July 26, 1996
Dr. Bill Bennett
Columbia Medical Center
Well, I've been in private practice for 2 weeks now, and it is quite different from the cloisters of a hospital, I can tell you. My patients are all bright and articulate. Well, almost all. I have a writer who has primal doubts about his talents and abilities, a woman who is beginning to explore her sexuality and it seems to scare her, a high powered executive who is acting out an elaborate revenge fantasy on her husband who betrayed her, a secretary who wants to be an actress but has a boyfriend who is extremely jealous when she acts out love scenes with other men, and a raving misogynist with violent fantasies to cover feelings of sexual inadequacy.
In the meantime, my HMO is dead set on getting my patients' therapy transcripts for reasons only they can fathom. They seem unimpressed with the ethical obligations of doctors to their patients.
I have a problem which involves an unusual side effect to Zoloft. I have a 38 year old female patient suffering from anxiety attacks, rapid pulse and respiration, abdominal pain, dizziness and insomnia, all brought on through the shock of finding out that while she had been trying to conceive for the past few years, her husband had a secret vasectomy 2 years earlier. She described having a murderous rage and admitted that she wasn't rationale. So I prescribed Zoloft with careful follow up. A couple of days later, she said that she was feeling detached and that she had regained her appetite since taking the drug. Unusual reaction, I thought, but otherwise there was no sign of mania or other odd side effects. Anyway, at my next session with her, she tells me that atypically, she skipped work and had an impulsive affair with a man she just met at a coffee shop (see, we do more than just drink coffee in those places). She is also sexually tormenting her husband by letting him see but not touch--leaving the bathroom door ajar on purpose, that sort of thing. I thought her increased interest in sexual matters was a side effect, so I recommended discontinuing the drug. She was adamant that I should leave her prescription unaltered. Her husband calls me and blames the drug for her recent "whorish" behavior--a change in the way she dresses. I'm afraid that she will also blame the drug for a change in her behavior, although she swears that she knows exactly what she is doing. But she seems much improved after the administration of Zoloft.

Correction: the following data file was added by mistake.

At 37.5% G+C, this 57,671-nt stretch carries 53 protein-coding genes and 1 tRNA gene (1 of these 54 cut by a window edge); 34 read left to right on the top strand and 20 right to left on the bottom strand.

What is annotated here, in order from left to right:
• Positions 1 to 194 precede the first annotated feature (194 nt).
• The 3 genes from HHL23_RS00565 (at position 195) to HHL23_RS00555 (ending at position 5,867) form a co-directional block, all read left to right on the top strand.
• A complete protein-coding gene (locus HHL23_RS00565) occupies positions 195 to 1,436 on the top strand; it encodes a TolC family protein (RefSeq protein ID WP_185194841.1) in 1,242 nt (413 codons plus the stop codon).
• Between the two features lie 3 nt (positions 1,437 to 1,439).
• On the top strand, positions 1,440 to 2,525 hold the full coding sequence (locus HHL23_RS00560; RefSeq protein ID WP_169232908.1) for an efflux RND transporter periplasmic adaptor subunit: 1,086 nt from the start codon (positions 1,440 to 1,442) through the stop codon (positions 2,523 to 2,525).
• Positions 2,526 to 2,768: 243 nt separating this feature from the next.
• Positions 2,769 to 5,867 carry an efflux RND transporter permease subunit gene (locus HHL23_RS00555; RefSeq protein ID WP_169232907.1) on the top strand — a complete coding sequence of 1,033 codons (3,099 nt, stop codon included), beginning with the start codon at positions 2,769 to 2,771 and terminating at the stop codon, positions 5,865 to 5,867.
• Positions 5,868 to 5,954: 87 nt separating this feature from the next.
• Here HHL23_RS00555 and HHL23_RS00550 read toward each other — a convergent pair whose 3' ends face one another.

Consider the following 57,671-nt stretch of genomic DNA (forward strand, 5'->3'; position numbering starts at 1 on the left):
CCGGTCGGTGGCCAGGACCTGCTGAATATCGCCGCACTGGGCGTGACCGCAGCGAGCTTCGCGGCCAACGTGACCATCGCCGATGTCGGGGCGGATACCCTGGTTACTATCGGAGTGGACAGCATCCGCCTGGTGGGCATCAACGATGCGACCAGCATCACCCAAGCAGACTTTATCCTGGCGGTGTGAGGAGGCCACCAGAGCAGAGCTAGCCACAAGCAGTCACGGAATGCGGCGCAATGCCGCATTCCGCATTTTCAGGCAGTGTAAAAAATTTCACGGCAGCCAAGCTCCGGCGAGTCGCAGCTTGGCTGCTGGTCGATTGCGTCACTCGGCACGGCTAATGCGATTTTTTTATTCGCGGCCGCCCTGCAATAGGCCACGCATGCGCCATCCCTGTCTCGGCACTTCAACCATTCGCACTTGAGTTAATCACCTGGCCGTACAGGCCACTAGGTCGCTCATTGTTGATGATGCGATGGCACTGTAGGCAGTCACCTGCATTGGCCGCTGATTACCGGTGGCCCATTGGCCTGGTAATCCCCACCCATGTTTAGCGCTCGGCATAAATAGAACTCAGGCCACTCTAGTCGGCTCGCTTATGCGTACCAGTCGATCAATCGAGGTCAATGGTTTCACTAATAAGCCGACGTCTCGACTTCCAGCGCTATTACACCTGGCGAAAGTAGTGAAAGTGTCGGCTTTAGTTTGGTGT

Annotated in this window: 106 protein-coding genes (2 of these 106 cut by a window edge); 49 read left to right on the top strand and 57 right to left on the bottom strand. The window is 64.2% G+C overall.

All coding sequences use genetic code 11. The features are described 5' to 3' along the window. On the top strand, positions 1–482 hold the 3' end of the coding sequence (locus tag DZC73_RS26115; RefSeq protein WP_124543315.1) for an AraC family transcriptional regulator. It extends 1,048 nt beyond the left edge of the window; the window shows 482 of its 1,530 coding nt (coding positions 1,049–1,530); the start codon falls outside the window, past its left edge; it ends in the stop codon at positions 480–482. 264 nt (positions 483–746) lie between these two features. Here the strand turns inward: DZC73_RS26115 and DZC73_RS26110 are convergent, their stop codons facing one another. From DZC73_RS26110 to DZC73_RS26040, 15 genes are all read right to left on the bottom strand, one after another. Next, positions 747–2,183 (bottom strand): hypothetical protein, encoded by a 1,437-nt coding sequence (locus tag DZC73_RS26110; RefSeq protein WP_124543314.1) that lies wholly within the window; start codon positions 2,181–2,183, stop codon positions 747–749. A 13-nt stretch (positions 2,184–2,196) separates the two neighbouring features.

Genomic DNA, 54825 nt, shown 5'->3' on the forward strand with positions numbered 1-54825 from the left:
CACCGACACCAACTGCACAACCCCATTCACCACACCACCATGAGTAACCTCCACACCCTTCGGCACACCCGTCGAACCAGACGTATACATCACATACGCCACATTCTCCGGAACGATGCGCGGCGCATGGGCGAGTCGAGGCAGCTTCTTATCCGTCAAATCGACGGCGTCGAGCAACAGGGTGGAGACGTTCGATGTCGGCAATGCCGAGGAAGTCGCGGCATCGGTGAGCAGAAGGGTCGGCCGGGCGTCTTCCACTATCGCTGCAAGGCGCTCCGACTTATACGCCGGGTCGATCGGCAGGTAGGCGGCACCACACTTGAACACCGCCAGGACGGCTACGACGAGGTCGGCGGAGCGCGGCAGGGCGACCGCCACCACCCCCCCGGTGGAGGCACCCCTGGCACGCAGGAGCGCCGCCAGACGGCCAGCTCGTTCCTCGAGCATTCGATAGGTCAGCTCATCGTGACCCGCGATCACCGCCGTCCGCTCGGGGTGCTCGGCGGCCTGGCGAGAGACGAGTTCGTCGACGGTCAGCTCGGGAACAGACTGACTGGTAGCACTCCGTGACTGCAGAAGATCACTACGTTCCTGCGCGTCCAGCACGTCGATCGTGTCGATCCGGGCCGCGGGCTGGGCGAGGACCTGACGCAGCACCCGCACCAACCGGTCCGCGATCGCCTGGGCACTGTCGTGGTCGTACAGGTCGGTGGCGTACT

So, surfing the net, I came up with this:
Welcome to the Psychiatric Hotline...Very truly yours,If you are Obsessive-Compulsive, please press 1 repeatedly.
Charles Balis, M.D.